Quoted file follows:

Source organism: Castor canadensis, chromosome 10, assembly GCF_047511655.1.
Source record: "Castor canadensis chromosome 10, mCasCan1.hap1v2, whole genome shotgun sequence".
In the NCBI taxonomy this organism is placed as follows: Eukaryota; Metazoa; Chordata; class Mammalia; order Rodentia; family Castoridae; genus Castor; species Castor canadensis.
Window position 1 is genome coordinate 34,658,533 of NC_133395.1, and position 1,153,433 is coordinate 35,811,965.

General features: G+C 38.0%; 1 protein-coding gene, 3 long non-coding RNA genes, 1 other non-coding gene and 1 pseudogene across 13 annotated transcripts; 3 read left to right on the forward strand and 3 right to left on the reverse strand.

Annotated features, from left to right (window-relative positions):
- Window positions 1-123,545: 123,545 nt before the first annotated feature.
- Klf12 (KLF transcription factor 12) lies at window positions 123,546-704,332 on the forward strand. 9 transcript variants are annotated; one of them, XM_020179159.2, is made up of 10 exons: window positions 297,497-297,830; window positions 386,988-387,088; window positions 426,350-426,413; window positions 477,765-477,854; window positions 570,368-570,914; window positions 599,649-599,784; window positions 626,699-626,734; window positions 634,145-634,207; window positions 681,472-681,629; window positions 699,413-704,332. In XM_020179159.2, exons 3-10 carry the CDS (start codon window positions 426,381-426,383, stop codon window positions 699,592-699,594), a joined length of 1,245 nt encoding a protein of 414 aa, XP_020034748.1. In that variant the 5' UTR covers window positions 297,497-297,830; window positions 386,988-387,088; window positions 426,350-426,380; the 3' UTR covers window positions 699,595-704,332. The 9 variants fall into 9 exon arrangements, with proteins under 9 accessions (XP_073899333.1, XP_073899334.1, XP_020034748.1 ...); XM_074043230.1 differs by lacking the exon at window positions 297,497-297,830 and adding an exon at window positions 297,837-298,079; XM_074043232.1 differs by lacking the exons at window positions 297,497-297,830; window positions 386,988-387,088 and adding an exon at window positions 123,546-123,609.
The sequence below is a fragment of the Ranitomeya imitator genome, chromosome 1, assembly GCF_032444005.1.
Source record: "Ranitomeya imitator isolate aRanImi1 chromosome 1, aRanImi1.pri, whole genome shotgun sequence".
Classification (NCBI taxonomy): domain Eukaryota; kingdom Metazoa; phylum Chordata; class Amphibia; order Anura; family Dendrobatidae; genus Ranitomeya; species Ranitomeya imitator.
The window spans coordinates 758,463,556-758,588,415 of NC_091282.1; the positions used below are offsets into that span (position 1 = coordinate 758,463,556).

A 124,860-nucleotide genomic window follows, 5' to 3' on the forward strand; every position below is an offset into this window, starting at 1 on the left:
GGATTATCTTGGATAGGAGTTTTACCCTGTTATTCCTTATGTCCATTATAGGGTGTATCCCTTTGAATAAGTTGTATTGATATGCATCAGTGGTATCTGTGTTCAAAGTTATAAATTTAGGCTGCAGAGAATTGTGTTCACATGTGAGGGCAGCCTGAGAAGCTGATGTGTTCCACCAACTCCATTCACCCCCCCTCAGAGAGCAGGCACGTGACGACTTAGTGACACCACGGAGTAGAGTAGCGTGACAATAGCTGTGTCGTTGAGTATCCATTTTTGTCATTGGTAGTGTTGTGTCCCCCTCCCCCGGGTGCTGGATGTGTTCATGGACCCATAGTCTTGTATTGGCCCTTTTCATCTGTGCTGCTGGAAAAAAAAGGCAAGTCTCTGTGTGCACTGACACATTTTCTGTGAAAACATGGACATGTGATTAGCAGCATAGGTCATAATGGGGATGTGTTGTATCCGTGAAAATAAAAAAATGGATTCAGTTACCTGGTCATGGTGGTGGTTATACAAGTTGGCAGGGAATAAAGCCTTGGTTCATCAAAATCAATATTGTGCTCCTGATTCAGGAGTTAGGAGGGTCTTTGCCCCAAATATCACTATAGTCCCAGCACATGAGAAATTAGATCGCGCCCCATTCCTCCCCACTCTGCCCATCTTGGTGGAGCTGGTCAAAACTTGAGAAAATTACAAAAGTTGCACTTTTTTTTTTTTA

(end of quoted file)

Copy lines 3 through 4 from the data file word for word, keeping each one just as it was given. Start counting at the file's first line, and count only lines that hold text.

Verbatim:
In the NCBI taxonomy this organism is placed as follows: Eukaryota; Metazoa; Chordata; class Mammalia; order Rodentia; family Castoridae; genus Castor; species Castor canadensis.
Window position 1 is genome coordinate 34,658,533 of NC_133395.1, and position 1,153,433 is coordinate 35,811,965.